Meanwhile, closer to home, one man left the Federal Home guard in Louisville and another deserted in Brandenburg, Kentucky. James Gorsuch was a Federal turned Rebel, from Portland. He robbed the Portland armory of their Lincoln rifles, stole a boat, and carried the arms south to the Confederacy. He is reputed to be the first man from Kentucky to run guns south. In 1862 Captain William Kendall Shacklett left the Brandenburg Federal Home Guard, and joined the Confederate army at Big Springs. Gorsuch and Shacklett joined together to form a guerrilla band. They operated in the Big Spring, Meadeville, Guston area. That section was a hot bed of Confederate sympathy. In 1862 the Home Guard armory at the Meade County Courthouse was robbed of its rifles. Likely Shacklett and Gorsuch perpetrated the crime. Shacklett, affectionately called Billy by his friends and neighbors began recruiting his Confederates. Some of the men in that force were Tom Tobin, Jarrett, John Cain, Seelye, Jess Taylor, John Wimp, Dan and Billy Shacklett, Dick Hedges and Duke. These men were active in July of 1863, when Morgan came into Brandenburg.
When Morgan crossed into Kentucky, Hobson was about 24 hours behind him, but Morgan fought at several places along his route allowing Hobson to make up time. When Morgan began ferrying his men to the north shore of Indiana, Hobson was just hours behind him. He had come up from the south east, and was heading north toward Elizabeth Town and thence to Brandenburg. Hobson’s force was roughly equal to that of Morgan. Many people say that he got a bad case of Morganitis meaning he was afraid, but that is just not true. Hobson was a hero of the Mexican War, and was not afraid of a fight. Indeed, his advance guard did engage Morgan’s rear guard at the intersection of Broadway and Main Streets, where a brisk midnight firefight broke out.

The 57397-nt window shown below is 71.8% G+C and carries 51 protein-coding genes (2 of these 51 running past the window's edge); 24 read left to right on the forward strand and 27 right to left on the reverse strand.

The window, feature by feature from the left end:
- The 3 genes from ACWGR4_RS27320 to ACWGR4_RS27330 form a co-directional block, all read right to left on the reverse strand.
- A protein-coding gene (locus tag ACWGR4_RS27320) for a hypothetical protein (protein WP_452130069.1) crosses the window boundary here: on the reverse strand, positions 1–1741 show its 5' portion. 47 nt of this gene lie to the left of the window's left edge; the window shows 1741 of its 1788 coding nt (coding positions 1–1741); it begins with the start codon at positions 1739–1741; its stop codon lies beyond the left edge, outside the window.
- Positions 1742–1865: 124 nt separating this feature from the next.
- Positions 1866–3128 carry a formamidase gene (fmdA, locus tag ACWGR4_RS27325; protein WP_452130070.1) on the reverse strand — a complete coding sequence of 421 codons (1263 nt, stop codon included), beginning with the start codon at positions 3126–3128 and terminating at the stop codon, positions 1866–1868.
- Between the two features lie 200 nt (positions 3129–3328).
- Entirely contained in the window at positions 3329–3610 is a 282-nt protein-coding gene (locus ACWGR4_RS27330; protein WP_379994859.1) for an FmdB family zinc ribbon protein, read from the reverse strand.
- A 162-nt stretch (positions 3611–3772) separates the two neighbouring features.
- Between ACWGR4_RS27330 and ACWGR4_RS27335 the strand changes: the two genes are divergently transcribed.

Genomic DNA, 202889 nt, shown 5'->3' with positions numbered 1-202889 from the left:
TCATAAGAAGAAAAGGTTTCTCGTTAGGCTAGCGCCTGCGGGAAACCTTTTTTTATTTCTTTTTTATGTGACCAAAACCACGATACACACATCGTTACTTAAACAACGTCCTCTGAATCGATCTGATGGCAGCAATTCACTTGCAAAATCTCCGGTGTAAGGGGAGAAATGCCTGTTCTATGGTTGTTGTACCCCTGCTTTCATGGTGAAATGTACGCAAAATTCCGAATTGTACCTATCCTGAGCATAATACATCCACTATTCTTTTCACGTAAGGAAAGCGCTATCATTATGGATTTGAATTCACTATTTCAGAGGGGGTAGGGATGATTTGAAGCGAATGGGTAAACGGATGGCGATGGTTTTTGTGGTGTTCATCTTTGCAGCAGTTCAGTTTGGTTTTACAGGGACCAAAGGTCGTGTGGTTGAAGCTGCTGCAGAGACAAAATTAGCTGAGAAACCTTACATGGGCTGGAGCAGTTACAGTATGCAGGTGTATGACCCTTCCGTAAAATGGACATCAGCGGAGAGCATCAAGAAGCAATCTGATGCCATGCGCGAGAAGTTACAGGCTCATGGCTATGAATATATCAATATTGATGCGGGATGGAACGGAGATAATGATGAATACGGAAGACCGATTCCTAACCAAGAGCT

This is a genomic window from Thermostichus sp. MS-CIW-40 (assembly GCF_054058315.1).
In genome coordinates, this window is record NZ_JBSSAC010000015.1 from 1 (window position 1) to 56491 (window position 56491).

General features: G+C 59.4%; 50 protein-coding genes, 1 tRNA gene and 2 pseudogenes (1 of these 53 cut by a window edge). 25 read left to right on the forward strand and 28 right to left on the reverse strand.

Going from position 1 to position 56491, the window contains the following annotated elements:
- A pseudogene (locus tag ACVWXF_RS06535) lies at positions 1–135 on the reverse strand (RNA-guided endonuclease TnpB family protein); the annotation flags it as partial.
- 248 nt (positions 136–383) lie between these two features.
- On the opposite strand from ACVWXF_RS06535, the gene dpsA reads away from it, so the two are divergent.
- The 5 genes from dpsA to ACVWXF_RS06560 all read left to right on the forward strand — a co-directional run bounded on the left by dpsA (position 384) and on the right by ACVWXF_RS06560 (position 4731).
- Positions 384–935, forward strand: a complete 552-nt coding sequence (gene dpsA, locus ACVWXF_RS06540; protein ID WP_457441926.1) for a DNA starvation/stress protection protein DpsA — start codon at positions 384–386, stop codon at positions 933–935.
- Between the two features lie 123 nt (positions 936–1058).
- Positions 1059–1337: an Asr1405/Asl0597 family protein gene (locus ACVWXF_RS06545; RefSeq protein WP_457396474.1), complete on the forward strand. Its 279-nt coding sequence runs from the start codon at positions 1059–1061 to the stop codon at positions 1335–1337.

Hobson’s main force was traveling north of E-Town toward Big Springs, when they reached the town of Meadeville, about 5 miles to the north where they were held up for seven hours. History does not record who held up Hobson, but I surmise it was the guerrillas of Shacklett and Gorsuch. These men with their 30 to 50 rebels likely cut down trees and laid ambuscades creating night time havoc for Hobson and his already fatigued men. The seven hour delay was barely enough time for Morgan to get his men across the river, because Morgan had sent the boats back one last time to ferry his rear guard when Hobson’s advance guard attacked. The only thing besides the delay that helped save them was the heavy fog that rolled in and obscured the fight so the rear guard could steal across the river. Morgan crossed over July 9th, and10th, 1863.